Windows Phone 7 sends location data without your approval

Researcher shows conclusively that Windows Phone 7 sends detailed location data to Microsoft, debunking company's claims

There's no doubt about it. Windows Phone 7, right out of the box, sends information about the phone's location to Microsoft. Even if you tell the camera app that it shouldn't use your location, the phone still sends location information to Microsoft.

Three weeks ago, Microsoft was sued over allegations that phones running Microsoft software send location data to Microsoft, even if the owner refuses permission to send the data. The camera application, according to the lawsuit, collects location information and transmits it to Microsoft's servers. It continues to send that information even when the user clicks Cancel on the "Allow the camera to use your location?" screen.

Shortly after the lawsuit hit, Microsoft posted this update to its Windows Phone Location and my privacy FAQ page: "Microsoft recently learned of a claim that when a user uses the camera on a Windows Phone, the phone sends data about nearby cell towers and Wi-Fi access points to Microsoft's location positioning database, when the user has declined to geo-tag photos upon first use of the phone's camera. Microsoft is investigating this claim."

Apparently Microsoft's still investigating, because it hasn't updated the post.

The location tracking and reporting also flies in the face of assurances about Windows Phone 7 sent to the U.S. House of Representatives earlier this year (PDF, blog): "Microsoft does not collect information to determine the approximate location of a device unless a user has expressly allowed an application to collect location information."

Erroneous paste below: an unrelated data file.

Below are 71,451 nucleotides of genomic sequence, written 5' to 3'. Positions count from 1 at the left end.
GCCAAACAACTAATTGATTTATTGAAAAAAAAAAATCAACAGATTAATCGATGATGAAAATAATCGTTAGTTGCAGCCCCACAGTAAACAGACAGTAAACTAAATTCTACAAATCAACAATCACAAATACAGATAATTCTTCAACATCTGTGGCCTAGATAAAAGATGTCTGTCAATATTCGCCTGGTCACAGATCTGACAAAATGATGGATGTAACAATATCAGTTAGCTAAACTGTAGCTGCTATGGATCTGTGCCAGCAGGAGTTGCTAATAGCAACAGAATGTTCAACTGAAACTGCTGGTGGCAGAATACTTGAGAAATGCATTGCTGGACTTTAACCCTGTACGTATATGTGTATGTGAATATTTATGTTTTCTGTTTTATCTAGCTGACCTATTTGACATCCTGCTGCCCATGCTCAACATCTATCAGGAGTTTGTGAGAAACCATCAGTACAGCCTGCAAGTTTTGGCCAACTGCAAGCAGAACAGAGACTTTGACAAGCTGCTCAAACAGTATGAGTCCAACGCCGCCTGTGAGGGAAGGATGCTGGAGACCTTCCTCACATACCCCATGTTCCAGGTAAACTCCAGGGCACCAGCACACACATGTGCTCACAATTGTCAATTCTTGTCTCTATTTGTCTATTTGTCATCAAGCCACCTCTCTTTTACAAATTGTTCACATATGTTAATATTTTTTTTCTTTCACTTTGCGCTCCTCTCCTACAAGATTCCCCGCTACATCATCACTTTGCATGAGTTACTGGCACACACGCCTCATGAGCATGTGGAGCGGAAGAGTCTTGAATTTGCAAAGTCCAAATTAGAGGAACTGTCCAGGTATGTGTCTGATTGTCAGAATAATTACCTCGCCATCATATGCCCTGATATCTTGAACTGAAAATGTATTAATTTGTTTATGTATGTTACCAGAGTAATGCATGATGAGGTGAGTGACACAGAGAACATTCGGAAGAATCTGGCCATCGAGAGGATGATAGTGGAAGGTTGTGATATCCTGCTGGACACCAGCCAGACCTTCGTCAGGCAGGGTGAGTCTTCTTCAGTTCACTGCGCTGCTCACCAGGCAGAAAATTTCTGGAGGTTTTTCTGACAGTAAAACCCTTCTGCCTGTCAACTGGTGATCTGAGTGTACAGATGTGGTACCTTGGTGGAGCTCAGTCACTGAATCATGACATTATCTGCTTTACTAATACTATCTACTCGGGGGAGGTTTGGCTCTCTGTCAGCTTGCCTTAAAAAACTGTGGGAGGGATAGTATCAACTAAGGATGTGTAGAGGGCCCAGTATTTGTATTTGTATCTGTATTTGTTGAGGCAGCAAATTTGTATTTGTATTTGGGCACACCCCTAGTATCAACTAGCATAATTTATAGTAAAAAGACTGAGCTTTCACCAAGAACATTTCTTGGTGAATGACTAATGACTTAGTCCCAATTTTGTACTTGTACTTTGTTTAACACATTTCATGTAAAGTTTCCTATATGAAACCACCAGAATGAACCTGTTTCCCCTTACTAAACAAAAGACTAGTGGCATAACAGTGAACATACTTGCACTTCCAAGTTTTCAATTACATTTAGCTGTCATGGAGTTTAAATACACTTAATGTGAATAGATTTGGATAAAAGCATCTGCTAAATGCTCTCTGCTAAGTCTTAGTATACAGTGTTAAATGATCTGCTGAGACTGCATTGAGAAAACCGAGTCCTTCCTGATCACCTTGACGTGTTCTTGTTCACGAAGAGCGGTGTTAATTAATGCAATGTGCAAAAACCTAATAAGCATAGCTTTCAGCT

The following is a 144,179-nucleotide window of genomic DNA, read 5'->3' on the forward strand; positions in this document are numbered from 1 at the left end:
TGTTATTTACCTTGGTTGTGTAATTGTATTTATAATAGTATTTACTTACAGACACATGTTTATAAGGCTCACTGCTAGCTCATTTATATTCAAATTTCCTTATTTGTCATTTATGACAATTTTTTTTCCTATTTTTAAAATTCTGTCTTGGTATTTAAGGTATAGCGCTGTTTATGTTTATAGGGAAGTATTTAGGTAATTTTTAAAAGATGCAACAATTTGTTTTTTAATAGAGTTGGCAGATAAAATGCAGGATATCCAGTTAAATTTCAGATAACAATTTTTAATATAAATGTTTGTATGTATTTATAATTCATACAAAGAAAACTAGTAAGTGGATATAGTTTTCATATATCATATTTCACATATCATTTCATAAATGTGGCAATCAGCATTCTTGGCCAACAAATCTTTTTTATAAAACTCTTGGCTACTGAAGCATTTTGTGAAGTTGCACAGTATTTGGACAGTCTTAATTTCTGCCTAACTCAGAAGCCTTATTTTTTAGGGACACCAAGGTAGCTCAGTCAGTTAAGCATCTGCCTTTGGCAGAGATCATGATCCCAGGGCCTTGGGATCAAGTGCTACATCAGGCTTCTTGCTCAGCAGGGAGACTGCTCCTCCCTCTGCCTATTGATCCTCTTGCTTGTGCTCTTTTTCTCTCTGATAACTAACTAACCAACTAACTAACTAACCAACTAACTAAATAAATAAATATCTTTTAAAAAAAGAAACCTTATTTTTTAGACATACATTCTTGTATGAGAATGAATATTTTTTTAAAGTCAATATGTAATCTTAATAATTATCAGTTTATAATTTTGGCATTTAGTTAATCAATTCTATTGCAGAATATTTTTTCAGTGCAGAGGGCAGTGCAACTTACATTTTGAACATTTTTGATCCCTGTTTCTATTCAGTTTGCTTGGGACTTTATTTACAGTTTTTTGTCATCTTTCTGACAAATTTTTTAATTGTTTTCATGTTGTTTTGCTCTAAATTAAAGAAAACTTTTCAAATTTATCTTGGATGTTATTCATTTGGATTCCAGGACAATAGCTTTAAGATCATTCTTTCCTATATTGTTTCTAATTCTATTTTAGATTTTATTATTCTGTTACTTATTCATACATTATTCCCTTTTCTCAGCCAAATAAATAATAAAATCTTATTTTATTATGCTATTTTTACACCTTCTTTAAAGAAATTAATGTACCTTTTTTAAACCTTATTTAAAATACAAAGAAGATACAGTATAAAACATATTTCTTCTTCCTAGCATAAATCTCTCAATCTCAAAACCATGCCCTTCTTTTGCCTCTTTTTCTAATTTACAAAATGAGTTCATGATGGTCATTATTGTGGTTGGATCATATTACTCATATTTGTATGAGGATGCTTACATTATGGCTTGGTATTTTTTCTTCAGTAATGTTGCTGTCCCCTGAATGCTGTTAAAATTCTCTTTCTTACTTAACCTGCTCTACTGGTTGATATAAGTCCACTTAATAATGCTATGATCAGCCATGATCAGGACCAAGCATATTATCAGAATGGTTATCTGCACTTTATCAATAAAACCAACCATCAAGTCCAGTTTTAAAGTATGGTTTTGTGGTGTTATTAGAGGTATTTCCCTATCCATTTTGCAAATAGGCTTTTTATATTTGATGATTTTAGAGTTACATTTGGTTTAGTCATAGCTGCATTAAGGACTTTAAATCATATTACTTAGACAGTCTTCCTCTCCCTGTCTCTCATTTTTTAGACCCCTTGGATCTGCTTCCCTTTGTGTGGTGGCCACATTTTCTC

Rafael Rivera, on his Within Windows blog, reports on the results of his tests using a Samsung Focus running Windows Phone 7. He reset the phone to its defaults, set up a Wi-Fi connection, and tracked what the phone sent to Microsoft servers. Sure enough, the phone's camera application sent specific location information to Microsoft servers.

Rivera goes on to explain that he denied location information to the camera app, by clicking Cancel on the "Allow the camera to use your location?" screen, and the phone continued to send location data.

He concludes by saying, "The question is whether the Microsoft servers in question are in fact collecting data about the phone or simply returning this information with no storage abilities." I beg to differ.

Whether Microsoft saves, slices, dices, consolidates, or regurgitates the data makes no difference whatsoever. The fact that Windows Phone 7, right out of the box, phones home with detailed location information clearly contradicts what Microsoft has promised consumers and what Microsoft has promised the U.S. House. The fact that the WP7 camera continues to do so after being denied permission makes me wonder who's asleep at the wheel.

The lawsuit may or may not stand in court. But Microsoft's behavior speaks volumes.

This article, "Windows Phone 7 sends location data without your approval," was originally published at InfoWorld.com. Get the first word on what the important tech news really means with the InfoWorld Tech Watch blog. For the latest business technology news, follow InfoWorld.com on Twitter.

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